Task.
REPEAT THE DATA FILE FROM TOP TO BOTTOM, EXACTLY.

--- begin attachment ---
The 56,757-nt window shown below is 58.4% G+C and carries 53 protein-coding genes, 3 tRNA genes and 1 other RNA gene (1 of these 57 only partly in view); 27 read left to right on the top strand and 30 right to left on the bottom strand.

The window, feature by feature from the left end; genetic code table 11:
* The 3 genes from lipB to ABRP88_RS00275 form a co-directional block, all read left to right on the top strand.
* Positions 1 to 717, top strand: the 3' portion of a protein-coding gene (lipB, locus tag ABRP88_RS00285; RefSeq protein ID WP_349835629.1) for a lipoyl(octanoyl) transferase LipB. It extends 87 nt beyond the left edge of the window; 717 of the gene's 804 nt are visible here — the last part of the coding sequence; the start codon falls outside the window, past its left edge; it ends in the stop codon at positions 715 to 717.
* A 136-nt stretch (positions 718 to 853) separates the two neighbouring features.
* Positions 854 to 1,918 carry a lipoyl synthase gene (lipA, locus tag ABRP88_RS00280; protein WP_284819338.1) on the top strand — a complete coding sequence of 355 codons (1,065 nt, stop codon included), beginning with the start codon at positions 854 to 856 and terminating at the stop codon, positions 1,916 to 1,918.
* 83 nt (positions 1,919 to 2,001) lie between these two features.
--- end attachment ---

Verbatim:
The 56,757-nt window shown below is 58.4% G+C and carries 53 protein-coding genes, 3 tRNA genes and 1 other RNA gene (1 of these 57 only partly in view); 27 read left to right on the top strand and 30 right to left on the bottom strand.

The window, feature by feature from the left end; genetic code table 11:
* The 3 genes from lipB to ABRP88_RS00275 form a co-directional block, all read left to right on the top strand.
* Positions 1 to 717, top strand: the 3' portion of a protein-coding gene (lipB, locus tag ABRP88_RS00285; RefSeq protein ID WP_349835629.1) for a lipoyl(octanoyl) transferase LipB. It extends 87 nt beyond the left edge of the window; 717 of the gene's 804 nt are visible here — the last part of the coding sequence; the start codon falls outside the window, past its left edge; it ends in the stop codon at positions 715 to 717.
* A 136-nt stretch (positions 718 to 853) separates the two neighbouring features.
* Positions 854 to 1,918 carry a lipoyl synthase gene (lipA, locus tag ABRP88_RS00280; protein WP_284819338.1) on the top strand — a complete coding sequence of 355 codons (1,065 nt, stop codon included), beginning with the start codon at positions 854 to 856 and terminating at the stop codon, positions 1,916 to 1,918.
* 83 nt (positions 1,919 to 2,001) lie between these two features.